By Debbie le Quesne

Alzheimer’s: Perhaps the most powerful care video I’ve seen

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It’s not often I’m drawn to advertisements on the internet unless I’m looking for some thing specific.

But I dropped into the Care Industry News site to begin my week and clicked on a Remember When: Alzheimer’s Story – and here I am trying my very best not to weep as I drink my coffee.

The internet is full of resources for those caring for those with this memory-lpss condition. But this short film – just over five minutes long – is so poignant, so simple yet profound in its message and so gut=wrenchingly sad.

The storyboard is a simple cameo of a young couple – not much beyond 30 – and they’re sitting on a bench waiting for their daughter to arrive home on the school bus.

And there they sit with the wife steering her husband through an album of photographs of life that has been devastated by this cruel condition. The youngest person diagnosed is just 29. The film character is 30 – come on Debbie pull yourself together – my keyboard is wet with tears.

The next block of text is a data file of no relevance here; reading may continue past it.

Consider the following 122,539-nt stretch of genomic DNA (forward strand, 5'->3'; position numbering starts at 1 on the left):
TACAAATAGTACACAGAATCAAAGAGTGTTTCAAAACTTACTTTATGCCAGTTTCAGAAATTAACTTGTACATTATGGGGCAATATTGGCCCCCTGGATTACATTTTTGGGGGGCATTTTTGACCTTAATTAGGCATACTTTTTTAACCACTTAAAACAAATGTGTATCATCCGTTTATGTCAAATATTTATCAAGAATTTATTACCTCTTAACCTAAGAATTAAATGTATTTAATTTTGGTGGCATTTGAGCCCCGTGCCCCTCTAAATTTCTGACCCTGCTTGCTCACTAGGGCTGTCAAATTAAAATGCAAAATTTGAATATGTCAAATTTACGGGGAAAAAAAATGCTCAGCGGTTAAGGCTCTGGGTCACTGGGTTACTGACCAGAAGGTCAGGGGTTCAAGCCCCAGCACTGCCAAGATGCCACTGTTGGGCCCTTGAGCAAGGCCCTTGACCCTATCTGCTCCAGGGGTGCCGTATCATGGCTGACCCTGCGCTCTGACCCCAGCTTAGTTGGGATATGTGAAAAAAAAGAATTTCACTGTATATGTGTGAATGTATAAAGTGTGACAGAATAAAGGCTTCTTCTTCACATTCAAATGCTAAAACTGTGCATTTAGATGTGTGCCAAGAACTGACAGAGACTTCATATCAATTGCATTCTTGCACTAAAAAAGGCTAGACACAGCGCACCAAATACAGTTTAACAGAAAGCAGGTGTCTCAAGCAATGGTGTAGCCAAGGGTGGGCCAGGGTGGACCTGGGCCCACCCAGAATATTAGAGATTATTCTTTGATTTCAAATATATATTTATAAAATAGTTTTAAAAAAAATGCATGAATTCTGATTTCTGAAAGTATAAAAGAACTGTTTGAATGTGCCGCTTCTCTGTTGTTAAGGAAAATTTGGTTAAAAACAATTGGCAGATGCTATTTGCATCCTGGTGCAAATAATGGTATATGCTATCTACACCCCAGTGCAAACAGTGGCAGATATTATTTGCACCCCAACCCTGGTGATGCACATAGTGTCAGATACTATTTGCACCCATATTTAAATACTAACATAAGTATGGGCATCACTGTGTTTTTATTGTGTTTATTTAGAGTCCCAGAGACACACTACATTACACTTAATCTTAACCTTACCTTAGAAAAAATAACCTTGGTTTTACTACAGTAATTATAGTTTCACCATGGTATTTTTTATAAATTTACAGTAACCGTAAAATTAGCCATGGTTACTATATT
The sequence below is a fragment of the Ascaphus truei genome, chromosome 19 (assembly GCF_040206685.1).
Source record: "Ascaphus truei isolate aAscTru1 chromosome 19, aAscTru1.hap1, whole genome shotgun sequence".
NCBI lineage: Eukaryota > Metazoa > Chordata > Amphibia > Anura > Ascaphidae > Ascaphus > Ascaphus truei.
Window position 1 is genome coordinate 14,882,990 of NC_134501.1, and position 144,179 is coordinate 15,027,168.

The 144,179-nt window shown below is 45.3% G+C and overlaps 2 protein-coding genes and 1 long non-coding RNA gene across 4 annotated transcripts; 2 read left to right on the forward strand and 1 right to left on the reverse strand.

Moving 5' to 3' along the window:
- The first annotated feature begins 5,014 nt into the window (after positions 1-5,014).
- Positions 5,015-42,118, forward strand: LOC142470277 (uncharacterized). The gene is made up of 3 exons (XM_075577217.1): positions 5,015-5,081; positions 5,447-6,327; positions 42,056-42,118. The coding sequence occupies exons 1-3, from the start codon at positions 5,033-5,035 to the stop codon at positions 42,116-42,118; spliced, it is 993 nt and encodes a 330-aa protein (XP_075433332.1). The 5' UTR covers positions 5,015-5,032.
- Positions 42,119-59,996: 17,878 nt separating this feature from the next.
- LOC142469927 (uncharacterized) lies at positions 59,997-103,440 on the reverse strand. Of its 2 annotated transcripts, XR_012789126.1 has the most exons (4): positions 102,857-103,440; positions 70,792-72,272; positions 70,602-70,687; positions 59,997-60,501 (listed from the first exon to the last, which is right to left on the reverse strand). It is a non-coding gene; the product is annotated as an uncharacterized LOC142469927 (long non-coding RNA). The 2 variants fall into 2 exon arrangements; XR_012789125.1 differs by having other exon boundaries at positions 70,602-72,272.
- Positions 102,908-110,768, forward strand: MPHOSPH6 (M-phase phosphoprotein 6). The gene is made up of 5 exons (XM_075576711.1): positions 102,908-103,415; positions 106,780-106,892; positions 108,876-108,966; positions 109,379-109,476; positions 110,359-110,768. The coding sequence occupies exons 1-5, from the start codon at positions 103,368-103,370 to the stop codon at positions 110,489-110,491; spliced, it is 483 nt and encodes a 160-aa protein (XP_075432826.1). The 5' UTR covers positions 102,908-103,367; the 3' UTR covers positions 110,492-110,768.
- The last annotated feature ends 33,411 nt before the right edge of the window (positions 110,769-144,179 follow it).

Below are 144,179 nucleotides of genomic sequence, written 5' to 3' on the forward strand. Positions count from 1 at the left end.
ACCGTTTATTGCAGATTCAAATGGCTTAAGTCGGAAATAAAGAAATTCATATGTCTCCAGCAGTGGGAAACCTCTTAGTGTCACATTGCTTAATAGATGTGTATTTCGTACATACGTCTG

Maybe it’s because it’s nearly Christmas when emotions are sometimes raw, maybe it’s because I lost my own father to this disease, or perhaps the enormity of the implications of this problem have momentarily overwhelmed me.

The role of Andrew, father and husband, sees a damaged musician struggling to recall when and how the milestones in his life were formed. And in a few moments of lucid thought, he recalls it was on the very same bench he learned he was to be a dad . . . You need to watch this Youtube offering to catch the power of its message, but there’s one memory development where the man inquires of his young daughter: “How long has it been since I asked her how her day was?”

With a minimalist script the devastation of this couple’s experience is laid bare,

Be warned, watching this is not an easy way to begin a Monday, but it’s five minutes of essential viewing for every single person involved in caring for those whose memories are horribly compromised. As people in the care sector busied by the needs of the work we do, sometimes we forget, or simply don’t know what lives some residents had and the impact of what brought them into our care on their loved-ones.

The soundtrack song leaves a wife’s lament playing in my head: “How I’d love one more waltz with you, but I’m afraid I missed my chance,” it goes.

I wander if my mum thought that of dad?

I challenge you to watch this footage and not be moved. See www.youtube.com/watch?v=z1O8HEWrQCI

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